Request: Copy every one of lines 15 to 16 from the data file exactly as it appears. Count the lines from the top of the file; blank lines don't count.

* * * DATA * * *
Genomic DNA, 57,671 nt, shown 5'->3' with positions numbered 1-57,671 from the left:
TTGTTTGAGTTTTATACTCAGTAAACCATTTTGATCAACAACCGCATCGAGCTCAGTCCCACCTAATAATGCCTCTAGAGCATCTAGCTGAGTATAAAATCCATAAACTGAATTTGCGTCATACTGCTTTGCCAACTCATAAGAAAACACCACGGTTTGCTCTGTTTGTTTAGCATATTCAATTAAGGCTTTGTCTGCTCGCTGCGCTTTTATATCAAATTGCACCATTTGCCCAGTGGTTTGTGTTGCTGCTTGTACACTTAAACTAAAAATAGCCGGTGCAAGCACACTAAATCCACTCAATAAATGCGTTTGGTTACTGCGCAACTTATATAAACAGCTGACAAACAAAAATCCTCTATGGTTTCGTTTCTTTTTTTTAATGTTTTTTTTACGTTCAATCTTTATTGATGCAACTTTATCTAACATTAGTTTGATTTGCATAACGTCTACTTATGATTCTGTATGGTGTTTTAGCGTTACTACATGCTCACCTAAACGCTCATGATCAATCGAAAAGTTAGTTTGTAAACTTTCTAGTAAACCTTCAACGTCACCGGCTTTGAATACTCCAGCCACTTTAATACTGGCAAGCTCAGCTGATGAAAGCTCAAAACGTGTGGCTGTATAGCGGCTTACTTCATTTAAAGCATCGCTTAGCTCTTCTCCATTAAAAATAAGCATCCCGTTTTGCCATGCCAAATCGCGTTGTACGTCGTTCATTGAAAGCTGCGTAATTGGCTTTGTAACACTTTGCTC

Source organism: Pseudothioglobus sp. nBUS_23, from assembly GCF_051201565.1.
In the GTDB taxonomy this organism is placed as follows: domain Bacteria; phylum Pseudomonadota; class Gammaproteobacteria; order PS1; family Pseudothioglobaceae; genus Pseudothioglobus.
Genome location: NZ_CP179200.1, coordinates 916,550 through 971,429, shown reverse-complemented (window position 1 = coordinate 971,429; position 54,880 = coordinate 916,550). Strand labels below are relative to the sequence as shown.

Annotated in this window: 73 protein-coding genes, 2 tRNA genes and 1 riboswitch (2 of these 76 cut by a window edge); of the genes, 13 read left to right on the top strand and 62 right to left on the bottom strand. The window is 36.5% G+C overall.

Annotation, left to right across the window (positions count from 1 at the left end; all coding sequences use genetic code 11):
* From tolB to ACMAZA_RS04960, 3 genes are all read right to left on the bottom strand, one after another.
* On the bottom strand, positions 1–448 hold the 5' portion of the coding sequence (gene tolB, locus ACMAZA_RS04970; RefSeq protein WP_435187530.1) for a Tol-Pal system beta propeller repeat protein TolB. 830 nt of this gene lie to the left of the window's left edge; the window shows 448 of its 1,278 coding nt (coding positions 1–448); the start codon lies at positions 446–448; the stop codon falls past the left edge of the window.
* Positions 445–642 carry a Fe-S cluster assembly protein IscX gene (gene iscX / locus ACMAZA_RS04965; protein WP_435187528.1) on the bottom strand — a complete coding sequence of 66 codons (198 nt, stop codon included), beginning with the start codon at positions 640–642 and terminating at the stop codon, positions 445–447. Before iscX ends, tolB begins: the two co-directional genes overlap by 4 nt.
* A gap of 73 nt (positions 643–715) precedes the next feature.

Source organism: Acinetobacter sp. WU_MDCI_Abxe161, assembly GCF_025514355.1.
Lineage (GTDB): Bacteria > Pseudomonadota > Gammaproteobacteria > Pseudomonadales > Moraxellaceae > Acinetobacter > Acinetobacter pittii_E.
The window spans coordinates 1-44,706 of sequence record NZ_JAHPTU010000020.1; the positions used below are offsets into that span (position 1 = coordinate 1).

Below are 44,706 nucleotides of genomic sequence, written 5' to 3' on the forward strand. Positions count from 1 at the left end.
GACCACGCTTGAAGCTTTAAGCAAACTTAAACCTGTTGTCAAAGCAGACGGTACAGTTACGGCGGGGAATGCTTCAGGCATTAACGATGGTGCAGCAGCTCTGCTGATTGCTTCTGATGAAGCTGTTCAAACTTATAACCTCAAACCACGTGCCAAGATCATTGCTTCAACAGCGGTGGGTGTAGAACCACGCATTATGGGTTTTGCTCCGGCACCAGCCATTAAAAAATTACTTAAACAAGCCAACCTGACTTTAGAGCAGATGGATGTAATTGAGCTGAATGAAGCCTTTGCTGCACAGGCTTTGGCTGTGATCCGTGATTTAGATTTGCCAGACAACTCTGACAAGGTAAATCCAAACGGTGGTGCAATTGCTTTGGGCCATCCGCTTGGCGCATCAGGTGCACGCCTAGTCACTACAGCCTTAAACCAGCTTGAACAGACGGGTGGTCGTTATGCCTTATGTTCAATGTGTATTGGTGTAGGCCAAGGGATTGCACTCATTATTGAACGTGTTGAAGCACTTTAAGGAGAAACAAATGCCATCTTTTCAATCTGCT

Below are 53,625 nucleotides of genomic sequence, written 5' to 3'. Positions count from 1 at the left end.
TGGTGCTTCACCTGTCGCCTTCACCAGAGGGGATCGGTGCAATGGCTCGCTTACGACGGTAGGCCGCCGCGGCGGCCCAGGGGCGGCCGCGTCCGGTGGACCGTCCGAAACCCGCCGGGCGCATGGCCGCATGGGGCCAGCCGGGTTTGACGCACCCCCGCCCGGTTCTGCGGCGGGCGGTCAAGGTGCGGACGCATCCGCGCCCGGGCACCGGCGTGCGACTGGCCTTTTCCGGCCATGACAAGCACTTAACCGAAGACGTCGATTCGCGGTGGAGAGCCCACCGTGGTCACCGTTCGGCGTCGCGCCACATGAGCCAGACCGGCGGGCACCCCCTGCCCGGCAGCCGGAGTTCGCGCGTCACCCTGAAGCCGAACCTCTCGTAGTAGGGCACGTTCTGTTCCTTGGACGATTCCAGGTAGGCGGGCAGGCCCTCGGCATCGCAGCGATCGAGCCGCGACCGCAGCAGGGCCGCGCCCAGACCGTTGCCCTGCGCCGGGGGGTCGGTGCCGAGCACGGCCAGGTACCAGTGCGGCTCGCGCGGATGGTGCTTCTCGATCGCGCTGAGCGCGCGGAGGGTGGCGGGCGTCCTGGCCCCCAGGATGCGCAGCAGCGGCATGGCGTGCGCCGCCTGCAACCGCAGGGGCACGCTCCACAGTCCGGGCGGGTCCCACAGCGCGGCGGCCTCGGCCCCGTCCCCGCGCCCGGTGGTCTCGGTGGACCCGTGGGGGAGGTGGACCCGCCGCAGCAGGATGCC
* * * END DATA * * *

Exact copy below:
Below are 44,706 nucleotides of genomic sequence, written 5' to 3' on the forward strand. Positions count from 1 at the left end.
GACCACGCTTGAAGCTTTAAGCAAACTTAAACCTGTTGTCAAAGCAGACGGTACAGTTACGGCGGGGAATGCTTCAGGCATTAACGATGGTGCAGCAGCTCTGCTGATTGCTTCTGATGAAGCTGTTCAAACTTATAACCTCAAACCACGTGCCAAGATCATTGCTTCAACAGCGGTGGGTGTAGAACCACGCATTATGGGTTTTGCTCCGGCACCAGCCATTAAAAAATTACTTAAACAAGCCAACCTGACTTTAGAGCAGATGGATGTAATTGAGCTGAATGAAGCCTTTGCTGCACAGGCTTTGGCTGTGATCCGTGATTTAGATTTGCCAGACAACTCTGACAAGGTAAATCCAAACGGTGGTGCAATTGCTTTGGGCCATCCGCTTGGCGCATCAGGTGCACGCCTAGTCACTACAGCCTTAAACCAGCTTGAACAGACGGGTGGTCGTTATGCCTTATGTTCAATGTGTATTGGTGTAGGCCAAGGGATTGCACTCATTATTGAACGTGTTGAAGCACTTTAAGGAGAAACAAATGCCATCTTTTCAATCTGCT